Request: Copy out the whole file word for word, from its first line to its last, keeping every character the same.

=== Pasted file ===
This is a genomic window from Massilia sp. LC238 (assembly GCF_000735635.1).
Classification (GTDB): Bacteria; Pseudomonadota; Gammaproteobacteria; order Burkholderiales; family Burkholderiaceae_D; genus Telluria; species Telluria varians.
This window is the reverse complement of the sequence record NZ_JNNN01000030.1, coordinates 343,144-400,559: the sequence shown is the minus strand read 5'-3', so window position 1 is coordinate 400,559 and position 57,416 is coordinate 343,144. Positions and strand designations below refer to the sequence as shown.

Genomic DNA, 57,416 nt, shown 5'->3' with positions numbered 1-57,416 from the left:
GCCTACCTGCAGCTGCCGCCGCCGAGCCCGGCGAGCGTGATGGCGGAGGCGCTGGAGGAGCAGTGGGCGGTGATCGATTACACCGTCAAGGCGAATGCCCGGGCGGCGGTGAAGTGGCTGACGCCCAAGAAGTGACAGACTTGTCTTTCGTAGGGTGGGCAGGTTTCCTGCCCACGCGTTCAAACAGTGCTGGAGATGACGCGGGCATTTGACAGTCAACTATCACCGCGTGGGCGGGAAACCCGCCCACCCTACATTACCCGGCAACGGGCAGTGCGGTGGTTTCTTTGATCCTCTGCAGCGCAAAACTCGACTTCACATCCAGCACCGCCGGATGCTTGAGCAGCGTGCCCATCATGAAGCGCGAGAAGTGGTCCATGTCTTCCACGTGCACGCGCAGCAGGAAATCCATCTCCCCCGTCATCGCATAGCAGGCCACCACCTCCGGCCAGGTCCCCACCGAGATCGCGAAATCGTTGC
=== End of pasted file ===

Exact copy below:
This is a genomic window from Massilia sp. LC238 (assembly GCF_000735635.1).
Classification (GTDB): Bacteria; Pseudomonadota; Gammaproteobacteria; order Burkholderiales; family Burkholderiaceae_D; genus Telluria; species Telluria varians.
This window is the reverse complement of the sequence record NZ_JNNN01000030.1, coordinates 343,144-400,559: the sequence shown is the minus strand read 5'-3', so window position 1 is coordinate 400,559 and position 57,416 is coordinate 343,144. Positions and strand designations below refer to the sequence as shown.

Genomic DNA, 57,416 nt, shown 5'->3' with positions numbered 1-57,416 from the left:
GCCTACCTGCAGCTGCCGCCGCCGAGCCCGGCGAGCGTGATGGCGGAGGCGCTGGAGGAGCAGTGGGCGGTGATCGATTACACCGTCAAGGCGAATGCCCGGGCGGCGGTGAAGTGGCTGACGCCCAAGAAGTGACAGACTTGTCTTTCGTAGGGTGGGCAGGTTTCCTGCCCACGCGTTCAAACAGTGCTGGAGATGACGCGGGCATTTGACAGTCAACTATCACCGCGTGGGCGGGAAACCCGCCCACCCTACATTACCCGGCAACGGGCAGTGCGGTGGTTTCTTTGATCCTCTGCAGCGCAAAACTCGACTTCACATCCAGCACCGCCGGATGCTTGAGCAGCGTGCCCATCATGAAGCGCGAGAAGTGGTCCATGTCTTCCACGTGCACGCGCAGCAGGAAATCCATCTCCCCCGTCATCGCATAGCAGGCCACCACCTCCGGCCAGGTCCCCACCGAGATCGCGAAATCGTTGC